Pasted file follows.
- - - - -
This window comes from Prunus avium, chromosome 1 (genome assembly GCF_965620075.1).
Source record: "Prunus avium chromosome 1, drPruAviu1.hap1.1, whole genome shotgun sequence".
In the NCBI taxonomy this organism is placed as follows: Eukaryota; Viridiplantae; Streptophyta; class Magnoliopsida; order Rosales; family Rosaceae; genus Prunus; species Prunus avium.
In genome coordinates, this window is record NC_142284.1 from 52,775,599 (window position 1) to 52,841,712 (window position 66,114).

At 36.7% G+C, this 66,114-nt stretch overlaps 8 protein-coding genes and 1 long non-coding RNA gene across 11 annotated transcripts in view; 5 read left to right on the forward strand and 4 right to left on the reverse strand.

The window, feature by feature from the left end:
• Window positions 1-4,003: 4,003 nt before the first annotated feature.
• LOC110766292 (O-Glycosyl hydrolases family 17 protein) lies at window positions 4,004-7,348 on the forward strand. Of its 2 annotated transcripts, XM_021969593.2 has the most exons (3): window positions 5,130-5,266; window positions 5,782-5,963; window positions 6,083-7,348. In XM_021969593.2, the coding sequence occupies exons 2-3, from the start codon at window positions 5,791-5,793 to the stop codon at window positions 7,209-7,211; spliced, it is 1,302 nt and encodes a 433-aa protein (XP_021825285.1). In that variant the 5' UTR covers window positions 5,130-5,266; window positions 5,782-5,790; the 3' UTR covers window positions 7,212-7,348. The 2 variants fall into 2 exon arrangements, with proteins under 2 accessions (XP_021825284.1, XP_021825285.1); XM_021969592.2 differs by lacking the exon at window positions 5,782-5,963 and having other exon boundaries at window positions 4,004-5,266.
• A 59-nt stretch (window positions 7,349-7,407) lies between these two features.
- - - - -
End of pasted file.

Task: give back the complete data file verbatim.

This window comes from Prunus avium, chromosome 1 (genome assembly GCF_965620075.1).
Source record: "Prunus avium chromosome 1, drPruAviu1.hap1.1, whole genome shotgun sequence".
In the NCBI taxonomy this organism is placed as follows: Eukaryota; Viridiplantae; Streptophyta; class Magnoliopsida; order Rosales; family Rosaceae; genus Prunus; species Prunus avium.
In genome coordinates, this window is record NC_142284.1 from 52,775,599 (window position 1) to 52,841,712 (window position 66,114).

At 36.7% G+C, this 66,114-nt stretch overlaps 8 protein-coding genes and 1 long non-coding RNA gene across 11 annotated transcripts in view; 5 read left to right on the forward strand and 4 right to left on the reverse strand.

The window, feature by feature from the left end:
• Window positions 1-4,003: 4,003 nt before the first annotated feature.
• LOC110766292 (O-Glycosyl hydrolases family 17 protein) lies at window positions 4,004-7,348 on the forward strand. Of its 2 annotated transcripts, XM_021969593.2 has the most exons (3): window positions 5,130-5,266; window positions 5,782-5,963; window positions 6,083-7,348. In XM_021969593.2, the coding sequence occupies exons 2-3, from the start codon at window positions 5,791-5,793 to the stop codon at window positions 7,209-7,211; spliced, it is 1,302 nt and encodes a 433-aa protein (XP_021825285.1). In that variant the 5' UTR covers window positions 5,130-5,266; window positions 5,782-5,790; the 3' UTR covers window positions 7,212-7,348. The 2 variants fall into 2 exon arrangements, with proteins under 2 accessions (XP_021825284.1, XP_021825285.1); XM_021969592.2 differs by lacking the exon at window positions 5,782-5,963 and having other exon boundaries at window positions 4,004-5,266.
• A 59-nt stretch (window positions 7,349-7,407) lies between these two features.